When Colleen asked us to read books from a South East Asian country, my first thought was "cakewalk!" I'm sure I had a library* full, just waiting to be read. Yeah, not so much. I have a library full of Chinese and Japanese books. I have a few books on the Vietnam War left over from a college class. I realized that I was woefully unprepared for this assignment-- all the more reason to take it on!
*By "library" I mean "dining room with overflowing bookshelves and no dining room table."
I decided on reading a book from Indonesia.
This is the first book in the Buru Quartet, which Pramoedya wrote while in prison. I highly recommend reading this obituary to find out more about the author and this book (which was banned under Suharto).
It is 1898 and Minke is the son of noble Javanese and the only Native at the Dutch HBS high school. Boarding in town and going to the Dutch school make him more Dutch than Javanese, according to his mother. It's upon meeting a rich concubine and her beautiful daughter that Minke enters a world where being Native isn't a bad thing. The troubles that arise from his relationship with this family form the plot around which Pramoedya offers a condemnation of Dutch colonialism and the racism and number of levels in Dutch-Indonesian society. One problem with reading the translation is that, according to the translator's beginning note, there are subtle implications and power struggles inherent in which language or dialect is used by a character in such a polyglot society. Much of this subtlety could not survive a translation into one language. This, of course, is not the fault of the translator, but a problem with reading translation.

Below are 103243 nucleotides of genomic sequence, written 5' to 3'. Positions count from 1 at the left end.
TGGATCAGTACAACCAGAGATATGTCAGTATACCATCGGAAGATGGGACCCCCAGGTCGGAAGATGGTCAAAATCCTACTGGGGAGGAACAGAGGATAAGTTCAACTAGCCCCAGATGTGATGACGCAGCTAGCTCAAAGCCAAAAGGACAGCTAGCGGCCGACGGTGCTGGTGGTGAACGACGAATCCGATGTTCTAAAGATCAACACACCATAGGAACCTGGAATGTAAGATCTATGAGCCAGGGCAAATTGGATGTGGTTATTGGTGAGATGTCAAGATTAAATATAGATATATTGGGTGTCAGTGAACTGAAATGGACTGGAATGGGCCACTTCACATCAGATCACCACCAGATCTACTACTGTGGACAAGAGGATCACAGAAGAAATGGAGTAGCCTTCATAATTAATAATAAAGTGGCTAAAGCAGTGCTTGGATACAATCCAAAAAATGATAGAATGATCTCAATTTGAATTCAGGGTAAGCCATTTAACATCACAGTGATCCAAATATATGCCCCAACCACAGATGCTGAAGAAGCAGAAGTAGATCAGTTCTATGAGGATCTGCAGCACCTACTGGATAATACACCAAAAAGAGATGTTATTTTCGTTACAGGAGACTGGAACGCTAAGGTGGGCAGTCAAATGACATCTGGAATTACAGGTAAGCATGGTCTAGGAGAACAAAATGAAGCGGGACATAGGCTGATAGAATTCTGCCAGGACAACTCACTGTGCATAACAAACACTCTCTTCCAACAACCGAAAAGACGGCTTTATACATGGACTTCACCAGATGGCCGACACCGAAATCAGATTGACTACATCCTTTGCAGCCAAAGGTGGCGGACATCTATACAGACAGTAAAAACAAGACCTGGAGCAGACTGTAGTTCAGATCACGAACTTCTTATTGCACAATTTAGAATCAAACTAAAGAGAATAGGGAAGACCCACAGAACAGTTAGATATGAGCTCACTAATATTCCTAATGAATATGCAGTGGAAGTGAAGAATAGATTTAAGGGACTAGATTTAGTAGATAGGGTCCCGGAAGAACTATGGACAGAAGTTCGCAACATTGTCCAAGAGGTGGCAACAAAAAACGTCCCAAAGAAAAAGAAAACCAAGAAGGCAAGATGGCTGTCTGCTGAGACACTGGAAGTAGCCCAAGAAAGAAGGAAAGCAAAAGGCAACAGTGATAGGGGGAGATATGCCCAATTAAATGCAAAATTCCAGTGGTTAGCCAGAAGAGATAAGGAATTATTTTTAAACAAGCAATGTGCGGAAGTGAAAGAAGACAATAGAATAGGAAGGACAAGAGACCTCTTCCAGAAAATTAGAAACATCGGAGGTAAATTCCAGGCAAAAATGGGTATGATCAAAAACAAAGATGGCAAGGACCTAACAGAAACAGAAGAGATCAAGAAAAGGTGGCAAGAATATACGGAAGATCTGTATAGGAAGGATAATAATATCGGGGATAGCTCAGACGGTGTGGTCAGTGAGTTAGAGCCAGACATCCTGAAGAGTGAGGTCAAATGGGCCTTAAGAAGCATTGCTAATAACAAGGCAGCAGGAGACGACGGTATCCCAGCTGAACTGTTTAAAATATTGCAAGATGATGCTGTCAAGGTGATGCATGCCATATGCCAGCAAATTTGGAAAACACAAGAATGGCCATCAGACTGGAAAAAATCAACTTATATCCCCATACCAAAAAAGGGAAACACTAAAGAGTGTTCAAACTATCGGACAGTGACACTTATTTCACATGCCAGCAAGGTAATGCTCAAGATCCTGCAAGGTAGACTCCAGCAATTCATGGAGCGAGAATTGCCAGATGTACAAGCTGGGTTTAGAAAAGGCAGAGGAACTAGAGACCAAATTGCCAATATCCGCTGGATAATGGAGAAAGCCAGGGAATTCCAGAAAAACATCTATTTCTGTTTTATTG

While this is certainly a damning look at the colonial regime, it is a lushly told story that shows a society on the edge. The edge of the technological advances that the twentieth century would bring and the edge of a revolution. It also tells the story of a boy on the edge of becoming a man.
It is a love story, a school story, a coming of age story.
It blew me away and the ending will haunt me for a very long time.